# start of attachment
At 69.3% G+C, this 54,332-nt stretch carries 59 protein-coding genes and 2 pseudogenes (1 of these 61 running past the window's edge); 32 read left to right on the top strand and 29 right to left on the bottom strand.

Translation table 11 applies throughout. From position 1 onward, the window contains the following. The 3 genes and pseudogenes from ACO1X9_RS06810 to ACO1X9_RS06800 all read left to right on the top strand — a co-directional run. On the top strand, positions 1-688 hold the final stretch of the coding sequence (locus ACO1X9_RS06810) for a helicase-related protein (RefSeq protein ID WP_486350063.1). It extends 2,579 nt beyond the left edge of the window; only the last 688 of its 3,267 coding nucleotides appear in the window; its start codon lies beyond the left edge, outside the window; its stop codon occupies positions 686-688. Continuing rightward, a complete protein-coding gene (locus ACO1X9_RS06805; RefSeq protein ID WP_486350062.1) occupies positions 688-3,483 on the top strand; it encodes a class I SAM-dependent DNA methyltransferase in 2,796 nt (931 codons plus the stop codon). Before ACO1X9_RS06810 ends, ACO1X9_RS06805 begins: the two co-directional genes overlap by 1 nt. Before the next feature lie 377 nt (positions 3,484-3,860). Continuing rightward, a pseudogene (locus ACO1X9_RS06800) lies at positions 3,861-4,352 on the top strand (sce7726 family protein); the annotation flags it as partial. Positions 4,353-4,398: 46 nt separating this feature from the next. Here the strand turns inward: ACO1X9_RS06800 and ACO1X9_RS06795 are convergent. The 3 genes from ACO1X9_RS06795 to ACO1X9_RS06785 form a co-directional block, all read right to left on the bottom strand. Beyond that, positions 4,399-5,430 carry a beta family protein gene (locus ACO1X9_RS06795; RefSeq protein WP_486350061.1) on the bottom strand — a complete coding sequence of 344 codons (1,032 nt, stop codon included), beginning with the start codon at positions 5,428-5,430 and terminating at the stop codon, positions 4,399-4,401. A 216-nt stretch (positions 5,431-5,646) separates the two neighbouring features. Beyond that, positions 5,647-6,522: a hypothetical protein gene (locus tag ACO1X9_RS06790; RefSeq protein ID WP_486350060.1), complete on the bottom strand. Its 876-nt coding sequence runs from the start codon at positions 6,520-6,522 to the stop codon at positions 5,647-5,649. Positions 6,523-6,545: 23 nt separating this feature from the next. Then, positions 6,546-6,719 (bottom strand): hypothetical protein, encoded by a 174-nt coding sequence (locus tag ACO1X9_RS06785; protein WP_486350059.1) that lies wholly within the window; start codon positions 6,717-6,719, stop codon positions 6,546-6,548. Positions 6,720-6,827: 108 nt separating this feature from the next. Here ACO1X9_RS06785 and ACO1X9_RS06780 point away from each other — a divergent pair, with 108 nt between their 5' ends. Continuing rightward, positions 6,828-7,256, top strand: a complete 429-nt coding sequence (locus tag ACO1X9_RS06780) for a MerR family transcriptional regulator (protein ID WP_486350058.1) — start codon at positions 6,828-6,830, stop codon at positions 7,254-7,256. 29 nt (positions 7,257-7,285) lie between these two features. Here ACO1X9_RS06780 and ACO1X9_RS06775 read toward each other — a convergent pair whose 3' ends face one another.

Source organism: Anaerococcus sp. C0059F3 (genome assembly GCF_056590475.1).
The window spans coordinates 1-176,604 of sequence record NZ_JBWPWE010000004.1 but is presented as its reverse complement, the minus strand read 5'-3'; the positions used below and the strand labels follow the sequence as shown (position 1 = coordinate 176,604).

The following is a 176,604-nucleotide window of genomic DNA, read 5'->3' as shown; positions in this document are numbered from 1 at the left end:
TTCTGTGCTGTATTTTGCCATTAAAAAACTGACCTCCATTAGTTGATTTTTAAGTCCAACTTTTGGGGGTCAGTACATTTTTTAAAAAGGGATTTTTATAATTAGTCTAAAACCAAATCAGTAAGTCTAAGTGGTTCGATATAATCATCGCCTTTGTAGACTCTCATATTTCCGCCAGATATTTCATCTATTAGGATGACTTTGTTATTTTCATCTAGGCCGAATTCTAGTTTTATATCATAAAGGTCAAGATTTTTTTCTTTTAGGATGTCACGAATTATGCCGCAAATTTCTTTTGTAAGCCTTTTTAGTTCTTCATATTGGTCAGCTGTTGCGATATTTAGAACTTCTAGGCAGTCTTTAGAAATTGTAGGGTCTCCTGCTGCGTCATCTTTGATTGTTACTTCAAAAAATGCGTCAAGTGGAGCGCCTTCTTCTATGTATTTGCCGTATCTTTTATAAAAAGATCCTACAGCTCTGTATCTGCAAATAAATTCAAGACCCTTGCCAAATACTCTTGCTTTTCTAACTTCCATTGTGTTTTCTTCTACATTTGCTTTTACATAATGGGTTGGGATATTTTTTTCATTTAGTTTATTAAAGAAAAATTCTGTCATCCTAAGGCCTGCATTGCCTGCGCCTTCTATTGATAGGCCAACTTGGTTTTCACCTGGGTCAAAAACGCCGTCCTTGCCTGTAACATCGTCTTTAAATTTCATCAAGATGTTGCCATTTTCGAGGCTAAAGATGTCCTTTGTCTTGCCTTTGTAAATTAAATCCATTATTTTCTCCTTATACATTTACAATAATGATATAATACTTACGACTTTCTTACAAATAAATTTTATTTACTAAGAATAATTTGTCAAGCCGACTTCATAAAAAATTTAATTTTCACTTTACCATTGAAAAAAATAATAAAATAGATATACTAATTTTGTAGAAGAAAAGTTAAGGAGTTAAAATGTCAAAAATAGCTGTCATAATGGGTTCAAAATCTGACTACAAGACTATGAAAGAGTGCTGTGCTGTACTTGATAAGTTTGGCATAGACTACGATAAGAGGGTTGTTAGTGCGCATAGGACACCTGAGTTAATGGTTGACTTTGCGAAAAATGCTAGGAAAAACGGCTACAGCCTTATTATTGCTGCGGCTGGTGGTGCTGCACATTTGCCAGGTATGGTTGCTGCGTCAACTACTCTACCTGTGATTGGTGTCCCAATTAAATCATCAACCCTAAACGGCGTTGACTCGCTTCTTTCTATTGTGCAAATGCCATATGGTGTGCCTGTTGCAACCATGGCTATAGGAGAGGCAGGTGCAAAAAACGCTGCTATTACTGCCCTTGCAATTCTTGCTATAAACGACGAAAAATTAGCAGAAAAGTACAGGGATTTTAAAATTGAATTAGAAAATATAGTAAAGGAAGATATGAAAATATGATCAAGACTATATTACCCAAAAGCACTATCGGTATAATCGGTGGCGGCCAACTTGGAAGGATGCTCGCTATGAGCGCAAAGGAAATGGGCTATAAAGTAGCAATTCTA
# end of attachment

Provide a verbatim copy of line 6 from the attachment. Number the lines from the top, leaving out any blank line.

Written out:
TTCTGTGCTGTATTTTGCCATTAAAAAACTGACCTCCATTAGTTGATTTTTAAGTCCAACTTTTGGGGGTCAGTACATTTTTTAAAAAGGGATTTTTATAATTAGTCTAAAACCAAATCAGTAAGTCTAAGTGGTTCGATATAATCATCGCCTTTGTAGACTCTCATATTTCCGCCAGATATTTCATCTATTAGGATGACTTTGTTATTTTCATCTAGGCCGAATTCTAGTTTTATATCATAAAGGTCAAGATTTTTTTCTTTTAGGATGTCACGAATTATGCCGCAAATTTCTTTTGTAAGCCTTTTTAGTTCTTCATATTGGTCAGCTGTTGCGATATTTAGAACTTCTAGGCAGTCTTTAGAAATTGTAGGGTCTCCTGCTGCGTCATCTTTGATTGTTACTTCAAAAAATGCGTCAAGTGGAGCGCCTTCTTCTATGTATTTGCCGTATCTTTTATAAAAAGATCCTACAGCTCTGTATCTGCAAATAAATTCAAGACCCTTGCCAAATACTCTTGCTTTTCTAACTTCCATTGTGTTTTCTTCTACATTTGCTTTTACATAATGGGTTGGGATATTTTTTTCATTTAGTTTATTAAAGAAAAATTCTGTCATCCTAAGGCCTGCATTGCCTGCGCCTTCTATTGATAGGCCAACTTGGTTTTCACCTGGGTCAAAAACGCCGTCCTTGCCTGTAACATCGTCTTTAAATTTCATCAAGATGTTGCCATTTTCGAGGCTAAAGATGTCCTTTGTCTTGCCTTTGTAAATTAAATCCATTATTTTCTCCTTATACATTTACAATAATGATATAATACTTACGACTTTCTTACAAATAAATTTTATTTACTAAGAATAATTTGTCAAGCCGACTTCATAAAAAATTTAATTTTCACTTTACCATTGAAAAAAATAATAAAATAGATATACTAATTTTGTAGAAGAAAAGTTAAGGAGTTAAAATGTCAAAAATAGCTGTCATAATGGGTTCAAAATCTGACTACAAGACTATGAAAGAGTGCTGTGCTGTACTTGATAAGTTTGGCATAGACTACGATAAGAGGGTTGTTAGTGCGCATAGGACACCTGAGTTAATGGTTGACTTTGCGAAAAATGCTAGGAAAAACGGCTACAGCCTTATTATTGCTGCGGCTGGTGGTGCTGCACATTTGCCAGGTATGGTTGCTGCGTCAACTACTCTACCTGTGATTGGTGTCCCAATTAAATCATCAACCCTAAACGGCGTTGACTCGCTTCTTTCTATTGTGCAAATGCCATATGGTGTGCCTGTTGCAACCATGGCTATAGGAGAGGCAGGTGCAAAAAACGCTGCTATTACTGCCCTTGCAATTCTTGCTATAAACGACGAAAAATTAGCAGAAAAGTACAGGGATTTTAAAATTGAATTAGAAAATATAGTAAAGGAAGATATGAAAATATGATCAAGACTATATTACCCAAAAGCACTATCGGTATAATCGGTGGCGGCCAACTTGGAAGGATGCTCGCTATGAGCGCAAAGGAAATGGGCTATAAAGTAGCAATTCTA